Barth, M.E., Y. Konchitchki and W.R. Landsman (2013), “Cost of Capital and Earnings Transparency”, Journal of Accounting & Economics, Vol. 55/2-3, pp. 206-224, Rochester, NY.

Cheung, Y-L. et al. (2014), “Corporate Governance and Firm Valuation in Asian Emerging Markets”, in Boubaker S. and D. Nguyen (eds.), Corporate Governance in Emerging Markets: Theories, Practices and Cases, Springer Verlag, Berlin Heidelberg.

Fasano-Filho, U. and Z. Iqbal (2003), “GCC Countries: From Oil Dependence to Diversification”, IMF Working Papers, International Monetary Fund, Washington, DC.

GOVERN (2016), What Role for Institutional Investors in Corporate Governance in the Middle East and North Africa?, The Economic and Corporate Governance Centre, Paris.

Haque, F., T.G. Arun and C. Kirkpatrick (2008), “Corporate Governance and Capital Markets: A Conceptual Framework”, Corporate Ownership and Control, Vol. 5/2, pp. 264-276, Virtus Interpress, Sumy, Ukraine.

IMF (2018), IMF World Economic Outlook Database (accessed April 2018).

IMF (2016a), “Economic Diversification in Oil-Exporting Arab Countries”, Report to Annual Meeting of Arab Ministers of Finance, International Monetary Fund, Washington, DC.

IMF (2016b), “Corporate Governance, Investor Protection, and Financial Stability in Emerging Markets”, IMF Global Financial Stability Report, International Monetary Fund, Washington, DC.

Leuz, C. and P.D. Wysocki (2016), “The Economics of Disclosure and Financial Reporting Regulation: Evidence and Suggestions for Future Research”, ECGI Working Paper Series in Law, European Corporate Governance Institute, Brussels.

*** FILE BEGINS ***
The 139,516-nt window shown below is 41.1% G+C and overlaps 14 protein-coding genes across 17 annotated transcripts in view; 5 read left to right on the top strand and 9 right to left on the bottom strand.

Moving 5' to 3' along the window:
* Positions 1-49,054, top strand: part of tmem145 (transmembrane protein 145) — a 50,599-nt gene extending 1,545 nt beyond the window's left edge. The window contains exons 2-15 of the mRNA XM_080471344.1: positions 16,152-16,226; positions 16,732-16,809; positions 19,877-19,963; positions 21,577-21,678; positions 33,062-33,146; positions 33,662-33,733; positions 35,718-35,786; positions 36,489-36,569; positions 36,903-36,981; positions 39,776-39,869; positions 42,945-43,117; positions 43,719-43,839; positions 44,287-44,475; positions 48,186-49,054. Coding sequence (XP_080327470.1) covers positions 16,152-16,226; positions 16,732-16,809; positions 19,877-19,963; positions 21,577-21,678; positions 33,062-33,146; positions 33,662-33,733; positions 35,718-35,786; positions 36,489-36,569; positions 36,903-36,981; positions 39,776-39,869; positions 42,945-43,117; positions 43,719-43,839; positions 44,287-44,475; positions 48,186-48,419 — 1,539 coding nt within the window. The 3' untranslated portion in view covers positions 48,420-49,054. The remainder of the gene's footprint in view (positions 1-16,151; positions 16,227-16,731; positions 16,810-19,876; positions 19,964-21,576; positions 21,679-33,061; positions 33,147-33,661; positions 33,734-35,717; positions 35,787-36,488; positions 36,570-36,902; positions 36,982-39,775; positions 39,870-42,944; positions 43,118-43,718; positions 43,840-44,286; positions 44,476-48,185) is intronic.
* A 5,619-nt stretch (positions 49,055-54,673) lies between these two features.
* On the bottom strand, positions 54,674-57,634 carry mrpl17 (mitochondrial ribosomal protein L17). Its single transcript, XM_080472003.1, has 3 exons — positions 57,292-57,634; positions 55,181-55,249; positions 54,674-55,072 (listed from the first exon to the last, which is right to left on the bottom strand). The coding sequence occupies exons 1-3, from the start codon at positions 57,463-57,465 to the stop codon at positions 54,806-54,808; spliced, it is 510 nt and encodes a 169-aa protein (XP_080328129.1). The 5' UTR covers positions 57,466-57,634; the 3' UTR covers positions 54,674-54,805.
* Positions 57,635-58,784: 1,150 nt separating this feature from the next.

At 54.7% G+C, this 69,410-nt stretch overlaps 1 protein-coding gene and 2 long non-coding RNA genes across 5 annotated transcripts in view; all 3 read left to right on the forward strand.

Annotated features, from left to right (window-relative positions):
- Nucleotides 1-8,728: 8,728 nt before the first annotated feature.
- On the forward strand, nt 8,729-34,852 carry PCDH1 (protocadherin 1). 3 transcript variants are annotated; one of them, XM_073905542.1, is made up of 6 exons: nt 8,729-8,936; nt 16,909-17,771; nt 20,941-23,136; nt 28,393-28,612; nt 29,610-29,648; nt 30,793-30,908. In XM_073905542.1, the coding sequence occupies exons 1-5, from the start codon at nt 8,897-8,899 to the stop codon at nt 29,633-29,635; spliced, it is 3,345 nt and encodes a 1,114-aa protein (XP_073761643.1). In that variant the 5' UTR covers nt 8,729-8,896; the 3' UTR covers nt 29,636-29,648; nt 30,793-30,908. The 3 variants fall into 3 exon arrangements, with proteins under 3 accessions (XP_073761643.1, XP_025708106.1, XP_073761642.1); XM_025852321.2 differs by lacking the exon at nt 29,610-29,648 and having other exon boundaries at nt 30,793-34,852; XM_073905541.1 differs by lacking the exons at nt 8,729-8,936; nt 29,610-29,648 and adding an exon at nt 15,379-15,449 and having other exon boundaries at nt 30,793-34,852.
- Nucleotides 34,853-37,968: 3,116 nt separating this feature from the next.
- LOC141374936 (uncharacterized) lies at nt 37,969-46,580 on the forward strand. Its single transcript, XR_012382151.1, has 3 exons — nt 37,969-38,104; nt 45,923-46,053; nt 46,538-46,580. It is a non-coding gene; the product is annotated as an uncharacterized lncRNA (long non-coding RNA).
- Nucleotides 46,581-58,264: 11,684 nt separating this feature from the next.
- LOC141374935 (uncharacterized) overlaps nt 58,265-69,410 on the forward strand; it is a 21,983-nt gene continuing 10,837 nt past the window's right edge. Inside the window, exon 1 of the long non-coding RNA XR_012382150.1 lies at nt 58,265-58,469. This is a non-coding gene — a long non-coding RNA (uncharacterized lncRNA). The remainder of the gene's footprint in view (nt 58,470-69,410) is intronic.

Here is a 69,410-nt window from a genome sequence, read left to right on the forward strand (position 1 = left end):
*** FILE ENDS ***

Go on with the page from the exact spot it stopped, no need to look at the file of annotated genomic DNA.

OECD (2017a), 2013 OECD Recommendation of the Council on Gender Equality in Education, Employment and Entrepreneurship, OECD Publishing, Paris, https://doi.org/10.1787/9789264279391-en.

OECD (2017b), Report on the Implementation of the OECD Gender Recommendations, Prepared for the Meeting of the OECD Council at Ministerial Level, Paris, www.oecd.org/mcm/documents/C-MIN-2017-7-EN.pdf.

OECD (2015a), G20/OECD Principles of Corporate Governance, OECD Publishing, Paris, https://doi.org/10.1787/9789264236882-en.

OECD (2015b), OECD Guidelines on Corporate Governance of State-Owned Enterprises, OECD Publishing, Paris, https://doi.org/10.1787/9789264244160-en.

OECD (2015c), Growth Companies, Access to Capital Markets and Corporate Governance, OECD report to G20 finance ministers and Central Bank governors, September 2015, www.oecd.org/g20/topics/framework-strong-sustainable-balanced-growth/OECD-Growth-Companies-Access-to-Capital-Markets-and-Corporate-Governance.pdf.

UnctadStat (2017), Foreign Direct Investment: Inward and Outward Flows and Stocks, annual, 1970-2016 (database), United Nations Conference on Trade and Development, Geneva.

World Bank (2018), World Bank Open Data (database, accessed on 28 November 2018).

World Bank GFDD (2018), World Bank Global Financial Development Database.

Note

← 1. In the OECD capital market series work, ‘growth companies’ are classified as those with an IPO size of less than USD 100 million, combined with the Eurostat-OECD (2007) definition which describes growth companies as those with an average turnover or employee growth greater than 20% per annum over a period of three years.